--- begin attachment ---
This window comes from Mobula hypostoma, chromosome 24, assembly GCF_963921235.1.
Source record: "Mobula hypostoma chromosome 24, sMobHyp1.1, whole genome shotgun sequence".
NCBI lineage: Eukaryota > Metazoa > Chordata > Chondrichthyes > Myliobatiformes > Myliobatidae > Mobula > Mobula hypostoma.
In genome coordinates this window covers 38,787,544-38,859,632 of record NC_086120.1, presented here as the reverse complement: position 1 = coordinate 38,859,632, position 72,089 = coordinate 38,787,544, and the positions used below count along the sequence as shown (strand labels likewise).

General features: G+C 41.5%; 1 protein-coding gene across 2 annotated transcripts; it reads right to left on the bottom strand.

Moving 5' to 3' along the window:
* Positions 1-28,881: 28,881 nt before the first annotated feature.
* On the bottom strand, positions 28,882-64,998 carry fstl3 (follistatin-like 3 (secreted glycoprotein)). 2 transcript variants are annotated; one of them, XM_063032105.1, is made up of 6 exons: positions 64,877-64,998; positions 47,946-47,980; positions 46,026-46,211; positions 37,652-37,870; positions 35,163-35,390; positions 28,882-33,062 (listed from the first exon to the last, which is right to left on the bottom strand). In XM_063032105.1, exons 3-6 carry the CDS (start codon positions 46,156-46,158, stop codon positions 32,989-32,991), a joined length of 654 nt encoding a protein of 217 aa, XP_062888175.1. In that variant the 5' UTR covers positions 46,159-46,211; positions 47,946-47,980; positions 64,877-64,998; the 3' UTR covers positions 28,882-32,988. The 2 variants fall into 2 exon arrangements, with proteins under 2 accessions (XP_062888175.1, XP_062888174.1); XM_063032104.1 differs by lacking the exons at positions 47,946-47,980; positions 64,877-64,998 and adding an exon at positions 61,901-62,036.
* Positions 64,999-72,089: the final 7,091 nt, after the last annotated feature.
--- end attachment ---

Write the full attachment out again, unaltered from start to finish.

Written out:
This window comes from Mobula hypostoma, chromosome 24, assembly GCF_963921235.1.
Source record: "Mobula hypostoma chromosome 24, sMobHyp1.1, whole genome shotgun sequence".
NCBI lineage: Eukaryota > Metazoa > Chordata > Chondrichthyes > Myliobatiformes > Myliobatidae > Mobula > Mobula hypostoma.
In genome coordinates this window covers 38,787,544-38,859,632 of record NC_086120.1, presented here as the reverse complement: position 1 = coordinate 38,859,632, position 72,089 = coordinate 38,787,544, and the positions used below count along the sequence as shown (strand labels likewise).

General features: G+C 41.5%; 1 protein-coding gene across 2 annotated transcripts; it reads right to left on the bottom strand.

Moving 5' to 3' along the window:
* Positions 1-28,881: 28,881 nt before the first annotated feature.
* On the bottom strand, positions 28,882-64,998 carry fstl3 (follistatin-like 3 (secreted glycoprotein)). 2 transcript variants are annotated; one of them, XM_063032105.1, is made up of 6 exons: positions 64,877-64,998; positions 47,946-47,980; positions 46,026-46,211; positions 37,652-37,870; positions 35,163-35,390; positions 28,882-33,062 (listed from the first exon to the last, which is right to left on the bottom strand). In XM_063032105.1, exons 3-6 carry the CDS (start codon positions 46,156-46,158, stop codon positions 32,989-32,991), a joined length of 654 nt encoding a protein of 217 aa, XP_062888175.1. In that variant the 5' UTR covers positions 46,159-46,211; positions 47,946-47,980; positions 64,877-64,998; the 3' UTR covers positions 28,882-32,988. The 2 variants fall into 2 exon arrangements, with proteins under 2 accessions (XP_062888175.1, XP_062888174.1); XM_063032104.1 differs by lacking the exons at positions 47,946-47,980; positions 64,877-64,998 and adding an exon at positions 61,901-62,036.
* Positions 64,999-72,089: the final 7,091 nt, after the last annotated feature.